The U.S. is Losing the War on Terrorism and, in the Process, its Soul
A portion of this year's National Intelligence Estimate, the collective view of our government's 16 intelligence agencies, was recently published in several major newspapers. The published portion states that U.S. involvement in Iraq has increased the threat of terrorism. This directly contradicts the appeals from President Bush and the Republicans to continue to vote for Republicans because their efforts in the War on Terror and the War in Iraq are making us safer. However, the NIE findings are no surprise to numerous people who have been saying for years that the U.S.' ham-handed Iraq War would be a terrific recruiting tool for new terrorists. Osama Bin Laden can sit in back in his cave while the Bush Administration does a better job of creating new terrorists than Osama ever could.
At the same time, Senate Republicans caved into President Bush to let CIA personnel continue to torture suspected terrorists or kidnap them and send them to other countries where we know they will be tortured. As this op-ed by Harold Myerson in last Wednesday's Washington Post eloquently explains, when Americans lower ourselves to the level of the terrorists, we have lost our moral values. I would add that we have lost our souls. Our nation has faced far greater danger before, including the danger of nuclear annihilation from the Soviet Union during the Cold War, yet we never had to resort to a policy of torture. We should ask ourselves as Americans, what do we stand for, other than making money?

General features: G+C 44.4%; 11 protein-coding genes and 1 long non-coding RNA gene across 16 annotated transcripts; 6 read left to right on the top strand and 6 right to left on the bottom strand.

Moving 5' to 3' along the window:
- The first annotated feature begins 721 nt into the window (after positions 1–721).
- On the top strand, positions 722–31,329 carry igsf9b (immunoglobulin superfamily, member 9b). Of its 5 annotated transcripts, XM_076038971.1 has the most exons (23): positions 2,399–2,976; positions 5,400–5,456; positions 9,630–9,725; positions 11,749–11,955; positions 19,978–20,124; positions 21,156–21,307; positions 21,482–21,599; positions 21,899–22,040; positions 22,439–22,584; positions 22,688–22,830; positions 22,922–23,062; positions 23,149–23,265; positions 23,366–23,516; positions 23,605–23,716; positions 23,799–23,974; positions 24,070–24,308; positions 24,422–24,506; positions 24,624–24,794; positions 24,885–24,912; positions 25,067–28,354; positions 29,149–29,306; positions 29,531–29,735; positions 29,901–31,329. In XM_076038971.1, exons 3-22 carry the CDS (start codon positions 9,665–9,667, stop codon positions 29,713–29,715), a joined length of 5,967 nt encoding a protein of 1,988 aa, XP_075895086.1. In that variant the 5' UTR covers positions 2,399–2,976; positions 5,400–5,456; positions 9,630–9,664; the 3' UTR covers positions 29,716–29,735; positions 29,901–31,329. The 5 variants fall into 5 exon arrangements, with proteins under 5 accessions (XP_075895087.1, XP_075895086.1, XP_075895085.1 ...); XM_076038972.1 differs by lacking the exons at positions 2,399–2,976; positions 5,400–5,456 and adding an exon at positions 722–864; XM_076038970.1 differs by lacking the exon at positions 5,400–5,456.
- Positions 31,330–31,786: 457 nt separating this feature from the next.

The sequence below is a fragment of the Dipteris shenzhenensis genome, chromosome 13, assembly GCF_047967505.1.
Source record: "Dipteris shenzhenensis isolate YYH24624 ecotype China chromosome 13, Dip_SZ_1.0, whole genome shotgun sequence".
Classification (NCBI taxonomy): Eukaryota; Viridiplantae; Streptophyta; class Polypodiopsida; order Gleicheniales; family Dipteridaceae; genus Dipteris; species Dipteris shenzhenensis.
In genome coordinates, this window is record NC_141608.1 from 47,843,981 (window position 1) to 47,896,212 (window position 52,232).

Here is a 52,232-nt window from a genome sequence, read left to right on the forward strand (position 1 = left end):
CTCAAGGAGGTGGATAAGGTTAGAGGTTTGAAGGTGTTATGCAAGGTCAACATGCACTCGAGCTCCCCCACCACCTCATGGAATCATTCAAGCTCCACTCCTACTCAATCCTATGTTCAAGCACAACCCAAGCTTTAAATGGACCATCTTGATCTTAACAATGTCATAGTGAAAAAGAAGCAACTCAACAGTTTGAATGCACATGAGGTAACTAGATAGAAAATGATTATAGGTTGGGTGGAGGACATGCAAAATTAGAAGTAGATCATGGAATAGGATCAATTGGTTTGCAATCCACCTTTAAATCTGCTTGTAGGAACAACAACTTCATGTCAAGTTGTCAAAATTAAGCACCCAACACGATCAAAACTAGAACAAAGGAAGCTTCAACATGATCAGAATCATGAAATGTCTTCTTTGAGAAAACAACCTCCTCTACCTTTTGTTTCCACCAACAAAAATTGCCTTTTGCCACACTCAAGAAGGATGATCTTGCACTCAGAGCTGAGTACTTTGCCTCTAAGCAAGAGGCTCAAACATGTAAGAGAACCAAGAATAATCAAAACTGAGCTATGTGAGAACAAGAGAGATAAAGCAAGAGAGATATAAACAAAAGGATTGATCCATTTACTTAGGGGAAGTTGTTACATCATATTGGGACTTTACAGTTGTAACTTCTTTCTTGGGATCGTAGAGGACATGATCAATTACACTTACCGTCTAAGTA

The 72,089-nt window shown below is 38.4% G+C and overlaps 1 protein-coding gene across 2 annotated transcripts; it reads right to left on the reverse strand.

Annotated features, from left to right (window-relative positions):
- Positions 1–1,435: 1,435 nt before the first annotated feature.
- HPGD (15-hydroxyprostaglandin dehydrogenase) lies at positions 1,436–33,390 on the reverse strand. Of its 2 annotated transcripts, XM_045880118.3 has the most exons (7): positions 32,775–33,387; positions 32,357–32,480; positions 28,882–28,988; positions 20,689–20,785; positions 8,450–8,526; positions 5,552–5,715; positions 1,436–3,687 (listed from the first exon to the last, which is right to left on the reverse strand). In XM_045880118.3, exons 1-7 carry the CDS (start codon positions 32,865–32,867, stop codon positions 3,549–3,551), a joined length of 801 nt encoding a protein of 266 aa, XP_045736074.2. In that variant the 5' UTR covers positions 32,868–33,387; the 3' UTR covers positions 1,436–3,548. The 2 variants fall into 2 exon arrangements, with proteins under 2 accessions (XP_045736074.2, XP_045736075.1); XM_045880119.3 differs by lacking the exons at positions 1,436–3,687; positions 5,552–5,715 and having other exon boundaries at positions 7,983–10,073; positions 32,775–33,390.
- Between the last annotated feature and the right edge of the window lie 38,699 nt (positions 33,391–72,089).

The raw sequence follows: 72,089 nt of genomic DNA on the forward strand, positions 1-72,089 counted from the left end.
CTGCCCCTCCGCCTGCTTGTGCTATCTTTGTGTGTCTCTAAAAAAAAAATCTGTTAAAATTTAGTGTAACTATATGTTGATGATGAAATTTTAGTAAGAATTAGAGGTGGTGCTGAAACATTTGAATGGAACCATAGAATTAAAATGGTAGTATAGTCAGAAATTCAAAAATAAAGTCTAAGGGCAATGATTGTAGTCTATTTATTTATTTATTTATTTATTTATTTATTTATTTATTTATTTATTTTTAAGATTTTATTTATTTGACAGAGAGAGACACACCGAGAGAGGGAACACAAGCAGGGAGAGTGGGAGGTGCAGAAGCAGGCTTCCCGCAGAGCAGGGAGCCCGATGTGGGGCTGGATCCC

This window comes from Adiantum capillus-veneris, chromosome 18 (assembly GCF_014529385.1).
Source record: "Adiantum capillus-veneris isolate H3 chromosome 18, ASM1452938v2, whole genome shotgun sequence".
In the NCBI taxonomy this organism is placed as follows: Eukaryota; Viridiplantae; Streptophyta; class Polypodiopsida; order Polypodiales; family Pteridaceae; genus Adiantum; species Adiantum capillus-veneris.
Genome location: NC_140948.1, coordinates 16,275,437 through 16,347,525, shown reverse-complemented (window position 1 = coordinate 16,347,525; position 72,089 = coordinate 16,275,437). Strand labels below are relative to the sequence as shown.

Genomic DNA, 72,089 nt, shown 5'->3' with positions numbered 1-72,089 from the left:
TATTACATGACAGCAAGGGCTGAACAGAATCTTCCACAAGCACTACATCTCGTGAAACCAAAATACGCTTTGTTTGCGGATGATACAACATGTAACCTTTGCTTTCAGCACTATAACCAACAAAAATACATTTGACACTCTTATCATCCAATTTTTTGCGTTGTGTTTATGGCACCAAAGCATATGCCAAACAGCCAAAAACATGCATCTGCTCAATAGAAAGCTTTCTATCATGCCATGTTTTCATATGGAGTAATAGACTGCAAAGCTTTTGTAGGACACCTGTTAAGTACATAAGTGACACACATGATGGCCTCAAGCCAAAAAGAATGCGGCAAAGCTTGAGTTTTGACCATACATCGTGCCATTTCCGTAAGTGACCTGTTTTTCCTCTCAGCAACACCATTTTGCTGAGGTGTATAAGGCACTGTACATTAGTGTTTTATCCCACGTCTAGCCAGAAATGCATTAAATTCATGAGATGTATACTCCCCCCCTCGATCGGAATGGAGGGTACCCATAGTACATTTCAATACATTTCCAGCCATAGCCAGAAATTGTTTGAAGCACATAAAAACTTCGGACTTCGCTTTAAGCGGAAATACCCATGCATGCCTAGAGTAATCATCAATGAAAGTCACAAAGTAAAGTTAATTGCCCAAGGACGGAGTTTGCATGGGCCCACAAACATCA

If I were a fan of conspiracy theories, I would see a juicy one here. Who benefits from a continuing War in Iraq and War on Terror? First, President Bush and the Republicans benefit, since voters are often reluctant to change horses in the middle of a "war." Even though the war may not be going well, the voters may not want the uncertainty of voting for the other party. Bush and his officials have fueled this uncertainty by selling us fear. Whether it is orange alerts, Osama videotapes or Iran nuclear threats, Bush and his underlings seem to give us new scares right around election time. Bush has also used the state of "war" to grab unprecedented power from a Congress run by cowering Republican rubber-stampers. This power includes illegal wiretapping of Americans.
Second, oil companies and defense contractors who just happen to be cronies of Bush and his Cabinet ministers benefit from the War in Iraq and the War on Terror. Companies such as Halliburton reap record profits from no-bid contracts in Iraq. Oil companies earn record profits as prices are bid up due to the threat of instability or pipeline damage in war-torn oil producing countries (remember when we were told that Iraqi oil revenues would pay for the war?). In the old days, these corporations, and the people who ran them, were known as war profiteers, and the term is still apt. Indeed, some top White House and Cabinet officials directly profit from the war machine. These include Vice President Dick Cheney, who still earns money from Halliburton.
Meanwhile, the track record of Bush and his Republican-led Congress on the War on Terror and the War in Iraq isn't too good. Osama Bin Laden has not been caught. The War in Iraq remains a giant distraction from the real War on Terror, the one against Al Quaeda in Afghanistan and bordering countries, such as Pakistan, where Osama and his Al Quaeda executives may be hiding. The U.S. has devoted only one seventh of the troops and resources to Afghanistan as it has in Iraq. As a result, the Taliban is reconstituting in Afghanistan, and entire Iraqi provinces are "lost." The intelligence agencies of George Bush's own government find that Americans are less safe since the U.S. invaded Iraq. Hatred of U.S. policy spills over the podium at the United Nations. And the U.S. has lost its moral authority by resorting to torture.
If I were a Republican running for Congress this November, I think I'd run away from that record, fast.